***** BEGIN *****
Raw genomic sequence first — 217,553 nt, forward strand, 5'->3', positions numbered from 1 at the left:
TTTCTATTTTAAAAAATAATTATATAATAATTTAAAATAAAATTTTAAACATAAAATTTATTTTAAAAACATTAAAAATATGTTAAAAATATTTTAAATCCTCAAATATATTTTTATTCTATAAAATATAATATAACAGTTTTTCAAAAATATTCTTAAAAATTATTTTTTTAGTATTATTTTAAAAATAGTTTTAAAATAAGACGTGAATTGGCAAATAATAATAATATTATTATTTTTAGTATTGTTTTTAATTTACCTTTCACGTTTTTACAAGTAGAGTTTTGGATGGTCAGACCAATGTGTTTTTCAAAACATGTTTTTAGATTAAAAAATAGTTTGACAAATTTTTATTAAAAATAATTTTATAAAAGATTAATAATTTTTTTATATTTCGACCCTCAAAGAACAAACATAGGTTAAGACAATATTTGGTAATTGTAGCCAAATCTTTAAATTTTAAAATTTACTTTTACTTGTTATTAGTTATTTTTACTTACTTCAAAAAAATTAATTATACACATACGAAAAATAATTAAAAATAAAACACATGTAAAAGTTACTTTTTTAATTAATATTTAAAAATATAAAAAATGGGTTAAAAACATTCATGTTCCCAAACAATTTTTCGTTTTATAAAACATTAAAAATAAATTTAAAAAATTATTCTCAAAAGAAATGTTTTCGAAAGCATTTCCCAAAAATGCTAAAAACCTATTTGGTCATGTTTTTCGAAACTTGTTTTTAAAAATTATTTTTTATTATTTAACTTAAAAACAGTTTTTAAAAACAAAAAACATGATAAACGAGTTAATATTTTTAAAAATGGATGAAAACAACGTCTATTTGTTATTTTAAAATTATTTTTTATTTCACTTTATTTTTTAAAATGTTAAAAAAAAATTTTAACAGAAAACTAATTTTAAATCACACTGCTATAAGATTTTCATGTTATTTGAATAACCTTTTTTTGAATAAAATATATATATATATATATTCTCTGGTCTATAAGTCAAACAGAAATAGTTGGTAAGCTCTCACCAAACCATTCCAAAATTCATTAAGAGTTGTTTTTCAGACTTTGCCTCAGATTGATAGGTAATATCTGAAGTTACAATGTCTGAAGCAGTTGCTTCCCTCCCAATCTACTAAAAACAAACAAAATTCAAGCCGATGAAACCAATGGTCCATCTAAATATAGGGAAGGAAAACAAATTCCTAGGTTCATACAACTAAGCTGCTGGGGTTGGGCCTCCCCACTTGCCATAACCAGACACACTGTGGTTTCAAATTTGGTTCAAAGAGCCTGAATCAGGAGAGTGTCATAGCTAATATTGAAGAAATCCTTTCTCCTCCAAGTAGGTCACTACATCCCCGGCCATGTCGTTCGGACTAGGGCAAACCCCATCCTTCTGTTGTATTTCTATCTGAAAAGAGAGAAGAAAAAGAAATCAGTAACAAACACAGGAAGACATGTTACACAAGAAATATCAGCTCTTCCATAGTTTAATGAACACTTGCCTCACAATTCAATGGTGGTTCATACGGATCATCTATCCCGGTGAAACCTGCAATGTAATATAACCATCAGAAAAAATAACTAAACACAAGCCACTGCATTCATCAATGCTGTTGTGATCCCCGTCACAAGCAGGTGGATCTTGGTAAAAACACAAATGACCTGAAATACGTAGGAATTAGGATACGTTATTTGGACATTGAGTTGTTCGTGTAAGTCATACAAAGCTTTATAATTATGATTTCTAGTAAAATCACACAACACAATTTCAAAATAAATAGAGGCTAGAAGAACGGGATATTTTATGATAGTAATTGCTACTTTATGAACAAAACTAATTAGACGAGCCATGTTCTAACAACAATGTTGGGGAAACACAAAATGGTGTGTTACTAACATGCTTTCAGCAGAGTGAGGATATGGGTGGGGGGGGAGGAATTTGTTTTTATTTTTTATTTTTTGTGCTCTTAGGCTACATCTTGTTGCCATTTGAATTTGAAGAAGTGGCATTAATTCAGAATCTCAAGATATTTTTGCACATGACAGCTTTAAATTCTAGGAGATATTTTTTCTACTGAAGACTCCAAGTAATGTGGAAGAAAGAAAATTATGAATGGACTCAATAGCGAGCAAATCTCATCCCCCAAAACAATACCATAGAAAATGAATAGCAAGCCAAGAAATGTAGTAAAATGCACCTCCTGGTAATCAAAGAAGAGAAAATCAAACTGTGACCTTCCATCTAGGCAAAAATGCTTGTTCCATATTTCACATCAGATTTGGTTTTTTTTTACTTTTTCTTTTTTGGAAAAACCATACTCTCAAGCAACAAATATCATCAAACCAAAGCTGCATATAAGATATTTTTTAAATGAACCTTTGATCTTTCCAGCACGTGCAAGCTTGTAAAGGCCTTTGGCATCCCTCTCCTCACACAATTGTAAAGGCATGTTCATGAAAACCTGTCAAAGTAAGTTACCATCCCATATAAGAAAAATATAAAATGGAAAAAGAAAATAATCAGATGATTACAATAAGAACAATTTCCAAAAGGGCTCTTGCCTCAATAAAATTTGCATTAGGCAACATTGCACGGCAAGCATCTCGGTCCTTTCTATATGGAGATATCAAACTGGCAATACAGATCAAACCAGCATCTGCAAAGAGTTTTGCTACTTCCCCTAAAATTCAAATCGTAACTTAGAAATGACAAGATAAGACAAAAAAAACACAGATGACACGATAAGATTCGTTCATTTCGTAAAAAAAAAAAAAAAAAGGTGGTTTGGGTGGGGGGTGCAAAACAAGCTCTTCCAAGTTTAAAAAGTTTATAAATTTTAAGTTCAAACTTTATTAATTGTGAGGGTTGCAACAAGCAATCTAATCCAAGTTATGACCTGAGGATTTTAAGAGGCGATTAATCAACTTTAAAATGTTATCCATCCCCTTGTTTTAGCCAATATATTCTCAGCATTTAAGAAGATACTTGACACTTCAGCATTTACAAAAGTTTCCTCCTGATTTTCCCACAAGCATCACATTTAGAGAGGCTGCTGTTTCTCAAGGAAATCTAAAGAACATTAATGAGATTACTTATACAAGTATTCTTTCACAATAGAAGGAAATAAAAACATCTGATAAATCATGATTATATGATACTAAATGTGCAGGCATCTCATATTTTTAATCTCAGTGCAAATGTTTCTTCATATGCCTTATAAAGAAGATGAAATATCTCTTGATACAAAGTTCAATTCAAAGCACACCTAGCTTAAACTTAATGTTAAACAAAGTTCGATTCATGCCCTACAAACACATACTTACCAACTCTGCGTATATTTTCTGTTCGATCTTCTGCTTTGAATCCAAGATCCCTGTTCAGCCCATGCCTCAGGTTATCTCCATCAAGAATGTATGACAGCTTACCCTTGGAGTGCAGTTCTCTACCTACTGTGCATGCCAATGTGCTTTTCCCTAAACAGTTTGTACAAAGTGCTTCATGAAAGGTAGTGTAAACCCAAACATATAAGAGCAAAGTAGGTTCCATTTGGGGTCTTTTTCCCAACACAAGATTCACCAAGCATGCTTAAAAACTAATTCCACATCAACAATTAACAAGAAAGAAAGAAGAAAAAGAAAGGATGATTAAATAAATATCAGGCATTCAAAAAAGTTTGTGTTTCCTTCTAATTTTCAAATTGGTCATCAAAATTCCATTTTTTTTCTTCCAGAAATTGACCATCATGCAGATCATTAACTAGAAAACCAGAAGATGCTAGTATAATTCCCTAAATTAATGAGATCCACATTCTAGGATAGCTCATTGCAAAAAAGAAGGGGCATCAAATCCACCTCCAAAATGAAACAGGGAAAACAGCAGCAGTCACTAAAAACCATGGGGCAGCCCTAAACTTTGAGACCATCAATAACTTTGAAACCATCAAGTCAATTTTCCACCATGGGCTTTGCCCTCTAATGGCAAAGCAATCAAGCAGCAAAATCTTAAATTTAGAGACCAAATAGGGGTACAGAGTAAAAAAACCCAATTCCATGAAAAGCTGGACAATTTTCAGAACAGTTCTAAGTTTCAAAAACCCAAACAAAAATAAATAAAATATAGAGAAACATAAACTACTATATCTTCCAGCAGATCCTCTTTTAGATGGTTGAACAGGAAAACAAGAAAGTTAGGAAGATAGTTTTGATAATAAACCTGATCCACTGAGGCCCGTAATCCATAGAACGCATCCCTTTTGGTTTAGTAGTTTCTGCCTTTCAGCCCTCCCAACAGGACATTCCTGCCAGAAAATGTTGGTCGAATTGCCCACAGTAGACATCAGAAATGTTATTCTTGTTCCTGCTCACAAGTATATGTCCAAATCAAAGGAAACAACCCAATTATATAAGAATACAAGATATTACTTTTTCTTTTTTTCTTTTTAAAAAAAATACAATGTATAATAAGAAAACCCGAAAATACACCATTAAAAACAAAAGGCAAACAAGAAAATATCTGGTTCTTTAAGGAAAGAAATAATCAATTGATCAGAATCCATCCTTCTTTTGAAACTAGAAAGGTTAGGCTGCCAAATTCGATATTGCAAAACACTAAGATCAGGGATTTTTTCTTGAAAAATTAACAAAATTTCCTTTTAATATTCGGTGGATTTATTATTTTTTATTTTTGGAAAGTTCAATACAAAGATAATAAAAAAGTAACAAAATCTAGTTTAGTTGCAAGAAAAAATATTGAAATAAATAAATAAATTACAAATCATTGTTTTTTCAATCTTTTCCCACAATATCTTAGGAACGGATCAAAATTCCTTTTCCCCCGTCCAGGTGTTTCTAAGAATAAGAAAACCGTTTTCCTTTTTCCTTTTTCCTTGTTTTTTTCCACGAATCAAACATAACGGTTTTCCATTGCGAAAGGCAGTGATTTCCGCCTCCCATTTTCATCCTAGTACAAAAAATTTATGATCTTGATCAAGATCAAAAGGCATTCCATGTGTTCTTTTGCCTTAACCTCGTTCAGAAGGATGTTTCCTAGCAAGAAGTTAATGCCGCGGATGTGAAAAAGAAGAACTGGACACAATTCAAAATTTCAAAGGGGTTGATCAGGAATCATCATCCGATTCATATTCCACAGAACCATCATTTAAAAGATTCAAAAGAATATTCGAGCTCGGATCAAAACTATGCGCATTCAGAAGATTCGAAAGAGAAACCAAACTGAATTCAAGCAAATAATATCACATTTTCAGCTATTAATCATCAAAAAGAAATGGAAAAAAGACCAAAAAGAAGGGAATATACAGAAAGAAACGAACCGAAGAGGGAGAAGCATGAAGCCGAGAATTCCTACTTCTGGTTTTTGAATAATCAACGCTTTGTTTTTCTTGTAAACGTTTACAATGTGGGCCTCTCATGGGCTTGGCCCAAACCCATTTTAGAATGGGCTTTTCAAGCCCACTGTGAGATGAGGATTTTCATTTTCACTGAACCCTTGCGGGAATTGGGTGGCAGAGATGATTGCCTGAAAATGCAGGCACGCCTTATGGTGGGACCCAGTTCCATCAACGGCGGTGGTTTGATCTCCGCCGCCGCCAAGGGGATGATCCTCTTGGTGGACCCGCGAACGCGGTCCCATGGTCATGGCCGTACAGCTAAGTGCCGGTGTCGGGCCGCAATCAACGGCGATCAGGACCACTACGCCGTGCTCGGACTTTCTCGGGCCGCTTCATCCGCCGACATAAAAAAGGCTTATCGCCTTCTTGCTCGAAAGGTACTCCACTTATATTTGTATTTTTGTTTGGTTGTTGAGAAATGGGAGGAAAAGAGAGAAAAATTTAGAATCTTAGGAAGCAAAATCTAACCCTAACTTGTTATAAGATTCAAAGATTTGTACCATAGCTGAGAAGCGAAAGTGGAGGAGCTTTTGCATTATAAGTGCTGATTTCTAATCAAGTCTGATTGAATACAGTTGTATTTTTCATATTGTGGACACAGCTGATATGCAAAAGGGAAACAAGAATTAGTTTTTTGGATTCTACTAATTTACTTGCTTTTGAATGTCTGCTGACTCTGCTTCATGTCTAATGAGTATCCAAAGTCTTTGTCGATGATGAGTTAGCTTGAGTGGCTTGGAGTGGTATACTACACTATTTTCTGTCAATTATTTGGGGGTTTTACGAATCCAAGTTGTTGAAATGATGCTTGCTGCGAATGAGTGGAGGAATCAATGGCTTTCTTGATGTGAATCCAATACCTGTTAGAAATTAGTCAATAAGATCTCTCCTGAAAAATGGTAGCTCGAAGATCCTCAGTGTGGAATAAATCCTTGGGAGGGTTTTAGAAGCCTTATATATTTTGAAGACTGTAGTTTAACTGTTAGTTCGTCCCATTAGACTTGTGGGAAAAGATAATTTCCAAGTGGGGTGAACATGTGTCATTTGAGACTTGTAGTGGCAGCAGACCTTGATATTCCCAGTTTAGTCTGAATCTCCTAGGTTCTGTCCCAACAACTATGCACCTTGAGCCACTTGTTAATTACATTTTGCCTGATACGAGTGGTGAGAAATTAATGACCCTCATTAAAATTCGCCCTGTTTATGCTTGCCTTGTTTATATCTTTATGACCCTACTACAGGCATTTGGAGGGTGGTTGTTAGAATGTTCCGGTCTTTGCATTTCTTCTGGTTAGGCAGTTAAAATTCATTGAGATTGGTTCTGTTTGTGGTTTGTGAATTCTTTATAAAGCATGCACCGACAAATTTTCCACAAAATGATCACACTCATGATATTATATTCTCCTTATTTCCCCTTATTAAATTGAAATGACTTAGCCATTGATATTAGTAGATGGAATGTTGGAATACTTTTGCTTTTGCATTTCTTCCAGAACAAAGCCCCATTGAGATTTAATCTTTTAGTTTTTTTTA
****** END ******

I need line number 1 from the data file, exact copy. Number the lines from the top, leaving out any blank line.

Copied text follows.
Raw genomic sequence first — 217,553 nt, forward strand, 5'->3', positions numbered from 1 at the left: